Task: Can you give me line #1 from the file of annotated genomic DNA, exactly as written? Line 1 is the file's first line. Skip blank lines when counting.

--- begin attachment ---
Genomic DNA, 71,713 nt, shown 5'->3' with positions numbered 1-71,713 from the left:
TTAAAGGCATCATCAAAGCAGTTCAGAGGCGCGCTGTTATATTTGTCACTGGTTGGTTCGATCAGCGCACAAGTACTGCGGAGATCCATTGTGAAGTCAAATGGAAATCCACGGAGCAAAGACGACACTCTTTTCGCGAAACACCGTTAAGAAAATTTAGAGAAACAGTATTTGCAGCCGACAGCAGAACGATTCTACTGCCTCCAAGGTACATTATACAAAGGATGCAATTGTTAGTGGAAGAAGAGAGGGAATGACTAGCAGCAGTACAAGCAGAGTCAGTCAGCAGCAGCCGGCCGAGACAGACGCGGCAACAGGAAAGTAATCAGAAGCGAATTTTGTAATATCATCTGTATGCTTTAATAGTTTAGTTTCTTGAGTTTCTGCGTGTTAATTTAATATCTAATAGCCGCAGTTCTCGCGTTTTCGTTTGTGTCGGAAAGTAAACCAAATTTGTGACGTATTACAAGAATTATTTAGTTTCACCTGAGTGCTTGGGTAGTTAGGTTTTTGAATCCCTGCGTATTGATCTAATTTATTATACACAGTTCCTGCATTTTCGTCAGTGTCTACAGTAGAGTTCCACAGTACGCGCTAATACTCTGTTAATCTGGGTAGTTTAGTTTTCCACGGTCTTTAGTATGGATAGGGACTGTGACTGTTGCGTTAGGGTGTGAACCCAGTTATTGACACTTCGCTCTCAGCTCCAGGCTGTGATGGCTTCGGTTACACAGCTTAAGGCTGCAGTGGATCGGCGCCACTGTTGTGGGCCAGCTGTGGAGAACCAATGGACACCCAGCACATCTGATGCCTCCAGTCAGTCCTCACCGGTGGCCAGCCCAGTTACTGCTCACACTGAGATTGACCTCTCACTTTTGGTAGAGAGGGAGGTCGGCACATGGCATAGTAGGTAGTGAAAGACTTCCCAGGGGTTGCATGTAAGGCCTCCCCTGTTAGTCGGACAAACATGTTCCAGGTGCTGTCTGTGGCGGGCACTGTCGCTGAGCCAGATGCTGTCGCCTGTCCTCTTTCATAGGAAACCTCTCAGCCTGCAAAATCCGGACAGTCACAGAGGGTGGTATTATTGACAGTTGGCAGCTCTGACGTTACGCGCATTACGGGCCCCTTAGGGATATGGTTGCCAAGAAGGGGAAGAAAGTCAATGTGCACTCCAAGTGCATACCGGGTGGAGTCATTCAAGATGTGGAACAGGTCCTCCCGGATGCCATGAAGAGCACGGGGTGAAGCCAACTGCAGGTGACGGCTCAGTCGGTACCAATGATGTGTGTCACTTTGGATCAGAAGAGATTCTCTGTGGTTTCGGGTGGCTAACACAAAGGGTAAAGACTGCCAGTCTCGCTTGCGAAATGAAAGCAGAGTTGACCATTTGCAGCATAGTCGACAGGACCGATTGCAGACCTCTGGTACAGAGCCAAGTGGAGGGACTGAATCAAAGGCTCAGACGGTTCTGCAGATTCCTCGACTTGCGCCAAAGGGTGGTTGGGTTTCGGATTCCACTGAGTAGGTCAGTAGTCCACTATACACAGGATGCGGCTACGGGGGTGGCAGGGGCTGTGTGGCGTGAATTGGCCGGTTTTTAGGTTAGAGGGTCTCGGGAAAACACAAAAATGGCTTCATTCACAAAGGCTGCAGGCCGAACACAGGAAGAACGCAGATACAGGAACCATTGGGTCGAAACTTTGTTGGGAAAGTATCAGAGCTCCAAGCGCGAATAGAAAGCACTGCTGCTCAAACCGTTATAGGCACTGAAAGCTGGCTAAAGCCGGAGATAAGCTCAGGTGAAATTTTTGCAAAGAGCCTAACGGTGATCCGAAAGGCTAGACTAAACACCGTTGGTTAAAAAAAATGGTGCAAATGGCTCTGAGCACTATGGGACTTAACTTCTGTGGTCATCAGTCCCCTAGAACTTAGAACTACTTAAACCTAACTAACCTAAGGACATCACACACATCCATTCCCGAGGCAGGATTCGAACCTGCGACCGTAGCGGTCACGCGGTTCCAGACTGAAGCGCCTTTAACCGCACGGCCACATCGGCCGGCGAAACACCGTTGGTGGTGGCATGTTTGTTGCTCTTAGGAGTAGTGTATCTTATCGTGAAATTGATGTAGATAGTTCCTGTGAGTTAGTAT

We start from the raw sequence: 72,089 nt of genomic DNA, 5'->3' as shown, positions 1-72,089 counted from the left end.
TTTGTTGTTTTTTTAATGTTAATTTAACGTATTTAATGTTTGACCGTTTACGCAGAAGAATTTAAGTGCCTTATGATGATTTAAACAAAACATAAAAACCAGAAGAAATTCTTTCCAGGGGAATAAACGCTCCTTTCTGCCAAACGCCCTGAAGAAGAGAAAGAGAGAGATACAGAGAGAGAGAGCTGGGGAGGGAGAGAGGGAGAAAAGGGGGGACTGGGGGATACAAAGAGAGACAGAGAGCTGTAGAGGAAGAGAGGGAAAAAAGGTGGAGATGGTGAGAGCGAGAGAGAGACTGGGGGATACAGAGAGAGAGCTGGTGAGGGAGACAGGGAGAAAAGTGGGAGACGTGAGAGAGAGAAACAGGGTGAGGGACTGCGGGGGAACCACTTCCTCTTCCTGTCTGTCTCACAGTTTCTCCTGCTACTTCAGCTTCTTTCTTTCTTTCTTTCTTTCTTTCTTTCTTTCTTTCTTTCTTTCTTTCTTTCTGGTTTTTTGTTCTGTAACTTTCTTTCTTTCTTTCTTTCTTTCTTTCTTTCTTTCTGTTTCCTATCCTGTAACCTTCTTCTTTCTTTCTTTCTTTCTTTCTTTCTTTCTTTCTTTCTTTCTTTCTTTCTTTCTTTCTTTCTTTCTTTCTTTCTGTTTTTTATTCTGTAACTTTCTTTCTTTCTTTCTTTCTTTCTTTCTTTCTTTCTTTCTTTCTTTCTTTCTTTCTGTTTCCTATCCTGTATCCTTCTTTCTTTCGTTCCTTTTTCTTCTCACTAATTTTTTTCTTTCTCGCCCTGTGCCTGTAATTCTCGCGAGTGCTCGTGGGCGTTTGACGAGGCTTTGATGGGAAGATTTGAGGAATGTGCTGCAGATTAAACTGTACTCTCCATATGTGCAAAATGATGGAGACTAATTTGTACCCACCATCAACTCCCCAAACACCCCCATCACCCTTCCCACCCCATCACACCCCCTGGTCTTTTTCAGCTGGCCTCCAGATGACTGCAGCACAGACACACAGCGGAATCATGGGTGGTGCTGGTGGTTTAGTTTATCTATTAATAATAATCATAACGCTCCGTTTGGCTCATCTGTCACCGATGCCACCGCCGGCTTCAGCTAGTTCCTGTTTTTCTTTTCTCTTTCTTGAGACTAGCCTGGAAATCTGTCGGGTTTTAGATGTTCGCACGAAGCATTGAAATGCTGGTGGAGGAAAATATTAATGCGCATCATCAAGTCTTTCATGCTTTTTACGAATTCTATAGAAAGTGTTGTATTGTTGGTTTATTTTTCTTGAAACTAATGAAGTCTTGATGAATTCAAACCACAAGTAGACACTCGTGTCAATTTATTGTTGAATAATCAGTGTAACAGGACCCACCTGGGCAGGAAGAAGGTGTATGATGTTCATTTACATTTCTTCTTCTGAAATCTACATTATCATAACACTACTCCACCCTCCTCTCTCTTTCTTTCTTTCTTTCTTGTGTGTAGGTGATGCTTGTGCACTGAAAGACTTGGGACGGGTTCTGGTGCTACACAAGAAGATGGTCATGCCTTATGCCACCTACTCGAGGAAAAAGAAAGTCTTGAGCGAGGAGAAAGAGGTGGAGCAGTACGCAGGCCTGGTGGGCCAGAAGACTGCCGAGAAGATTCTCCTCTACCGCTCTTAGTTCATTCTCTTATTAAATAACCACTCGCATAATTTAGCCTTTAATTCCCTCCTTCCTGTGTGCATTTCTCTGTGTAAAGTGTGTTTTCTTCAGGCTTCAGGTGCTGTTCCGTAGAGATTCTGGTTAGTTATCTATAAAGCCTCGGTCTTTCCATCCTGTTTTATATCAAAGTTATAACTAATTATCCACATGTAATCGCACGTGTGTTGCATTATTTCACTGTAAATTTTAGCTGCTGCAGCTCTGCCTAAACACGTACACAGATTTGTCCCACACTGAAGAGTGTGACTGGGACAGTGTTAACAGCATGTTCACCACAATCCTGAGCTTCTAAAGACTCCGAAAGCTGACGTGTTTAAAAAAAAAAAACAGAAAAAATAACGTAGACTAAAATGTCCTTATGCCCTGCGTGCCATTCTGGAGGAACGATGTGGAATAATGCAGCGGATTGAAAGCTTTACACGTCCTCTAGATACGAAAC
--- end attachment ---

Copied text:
Genomic DNA, 71,713 nt, shown 5'->3' with positions numbered 1-71,713 from the left: